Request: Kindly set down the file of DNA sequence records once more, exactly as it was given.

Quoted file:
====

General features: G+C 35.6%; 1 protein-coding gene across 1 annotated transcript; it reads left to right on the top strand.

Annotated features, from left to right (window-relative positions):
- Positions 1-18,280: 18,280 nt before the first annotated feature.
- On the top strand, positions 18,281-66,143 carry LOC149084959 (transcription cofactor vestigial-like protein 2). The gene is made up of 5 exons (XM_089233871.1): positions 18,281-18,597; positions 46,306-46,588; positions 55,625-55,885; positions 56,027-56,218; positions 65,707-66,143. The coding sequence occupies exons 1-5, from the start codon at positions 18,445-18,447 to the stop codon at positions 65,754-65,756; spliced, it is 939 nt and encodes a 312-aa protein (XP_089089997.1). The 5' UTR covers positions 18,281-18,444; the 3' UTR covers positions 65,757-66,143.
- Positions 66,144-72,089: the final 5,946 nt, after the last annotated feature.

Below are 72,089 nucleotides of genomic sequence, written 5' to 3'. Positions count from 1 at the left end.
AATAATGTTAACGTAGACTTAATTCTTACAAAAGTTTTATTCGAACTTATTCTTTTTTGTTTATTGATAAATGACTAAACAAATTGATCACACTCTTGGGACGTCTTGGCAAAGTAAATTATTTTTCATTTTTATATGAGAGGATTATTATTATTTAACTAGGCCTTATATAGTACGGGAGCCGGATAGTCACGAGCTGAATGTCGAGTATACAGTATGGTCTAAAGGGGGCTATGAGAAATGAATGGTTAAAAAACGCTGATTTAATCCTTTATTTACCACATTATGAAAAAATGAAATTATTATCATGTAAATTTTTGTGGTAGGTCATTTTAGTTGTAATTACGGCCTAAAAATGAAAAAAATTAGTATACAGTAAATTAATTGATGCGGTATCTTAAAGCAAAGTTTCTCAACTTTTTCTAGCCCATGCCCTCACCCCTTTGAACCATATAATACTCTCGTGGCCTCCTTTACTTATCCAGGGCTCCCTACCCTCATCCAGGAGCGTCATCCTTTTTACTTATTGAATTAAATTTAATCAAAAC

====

General features: G+C 35.6%; 1 protein-coding gene across 1 annotated transcript; it reads left to right on the top strand.

Annotated features, from left to right (window-relative positions):
- Positions 1-18,280: 18,280 nt before the first annotated feature.
- On the top strand, positions 18,281-66,143 carry LOC149084959 (transcription cofactor vestigial-like protein 2). The gene is made up of 5 exons (XM_089233871.1): positions 18,281-18,597; positions 46,306-46,588; positions 55,625-55,885; positions 56,027-56,218; positions 65,707-66,143. The coding sequence occupies exons 1-5, from the start codon at positions 18,445-18,447 to the stop codon at positions 65,754-65,756; spliced, it is 939 nt and encodes a 312-aa protein (XP_089089997.1). The 5' UTR covers positions 18,281-18,444; the 3' UTR covers positions 65,757-66,143.
- Positions 66,144-72,089: the final 5,946 nt, after the last annotated feature.

Below are 72,089 nucleotides of genomic sequence, written 5' to 3'. Positions count from 1 at the left end.
AATAATGTTAACGTAGACTTAATTCTTACAAAAGTTTTATTCGAACTTATTCTTTTTTGTTTATTGATAAATGACTAAACAAATTGATCACACTCTTGGGACGTCTTGGCAAAGTAAATTATTTTTCATTTTTATATGAGAGGATTATTATTATTTAACTAGGCCTTATATAGTACGGGAGCCGGATAGTCACGAGCTGAATGTCGAGTATACAGTATGGTCTAAAGGGGGCTATGAGAAATGAATGGTTAAAAAACGCTGATTTAATCCTTTATTTACCACATTATGAAAAAATGAAATTATTATCATGTAAATTTTTGTGGTAGGTCATTTTAGTTGTAATTACGGCCTAAAAATGAAAAAAATTAGTATACAGTAAATTAATTGATGCGGTATCTTAAAGCAAAGTTTCTCAACTTTTTCTAGCCCATGCCCTCACCCCTTTGAACCATATAATACTCTCGTGGCCTCCTTTACTTATCCAGGGCTCCCTACCCTCATCCAGGAGCGTCATCCTTTTTACTTATTGAATTAAATTTAATCAAAAC